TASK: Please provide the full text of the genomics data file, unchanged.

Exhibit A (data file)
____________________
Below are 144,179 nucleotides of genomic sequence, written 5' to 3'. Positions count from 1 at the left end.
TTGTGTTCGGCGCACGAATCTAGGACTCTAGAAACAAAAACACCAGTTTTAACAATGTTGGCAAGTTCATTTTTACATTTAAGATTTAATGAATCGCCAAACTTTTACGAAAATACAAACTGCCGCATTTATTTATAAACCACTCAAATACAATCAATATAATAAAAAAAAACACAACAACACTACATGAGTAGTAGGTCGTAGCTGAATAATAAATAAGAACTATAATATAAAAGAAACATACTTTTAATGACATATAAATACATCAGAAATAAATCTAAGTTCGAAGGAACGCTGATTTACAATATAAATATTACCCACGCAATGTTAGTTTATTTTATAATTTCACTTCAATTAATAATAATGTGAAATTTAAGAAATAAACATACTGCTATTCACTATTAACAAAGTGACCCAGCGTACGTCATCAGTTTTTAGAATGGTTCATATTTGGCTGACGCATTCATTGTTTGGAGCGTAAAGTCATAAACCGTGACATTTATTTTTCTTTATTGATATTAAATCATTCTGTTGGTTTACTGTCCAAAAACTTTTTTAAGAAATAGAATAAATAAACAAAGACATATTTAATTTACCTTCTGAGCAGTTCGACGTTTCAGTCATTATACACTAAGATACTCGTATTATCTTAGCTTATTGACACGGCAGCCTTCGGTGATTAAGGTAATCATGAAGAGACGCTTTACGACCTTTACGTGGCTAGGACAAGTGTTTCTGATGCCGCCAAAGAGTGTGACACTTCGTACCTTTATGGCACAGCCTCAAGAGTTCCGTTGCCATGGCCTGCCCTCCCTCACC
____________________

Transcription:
Below are 144,179 nucleotides of genomic sequence, written 5' to 3'. Positions count from 1 at the left end.
TTGTGTTCGGCGCACGAATCTAGGACTCTAGAAACAAAAACACCAGTTTTAACAATGTTGGCAAGTTCATTTTTACATTTAAGATTTAATGAATCGCCAAACTTTTACGAAAATACAAACTGCCGCATTTATTTATAAACCACTCAAATACAATCAATATAATAAAAAAAAACACAACAACACTACATGAGTAGTAGGTCGTAGCTGAATAATAAATAAGAACTATAATATAAAAGAAACATACTTTTAATGACATATAAATACATCAGAAATAAATCTAAGTTCGAAGGAACGCTGATTTACAATATAAATATTACCCACGCAATGTTAGTTTATTTTATAATTTCACTTCAATTAATAATAATGTGAAATTTAAGAAATAAACATACTGCTATTCACTATTAACAAAGTGACCCAGCGTACGTCATCAGTTTTTAGAATGGTTCATATTTGGCTGACGCATTCATTGTTTGGAGCGTAAAGTCATAAACCGTGACATTTATTTTTCTTTATTGATATTAAATCATTCTGTTGGTTTACTGTCCAAAAACTTTTTTAAGAAATAGAATAAATAAACAAAGACATATTTAATTTACCTTCTGAGCAGTTCGACGTTTCAGTCATTATACACTAAGATACTCGTATTATCTTAGCTTATTGACACGGCAGCCTTCGGTGATTAAGGTAATCATGAAGAGACGCTTTACGACCTTTACGTGGCTAGGACAAGTGTTTCTGATGCCGCCAAAGAGTGTGACACTTCGTACCTTTATGGCACAGCCTCAAGAGTTCCGTTGCCATGGCCTGCCCTCCCTCACC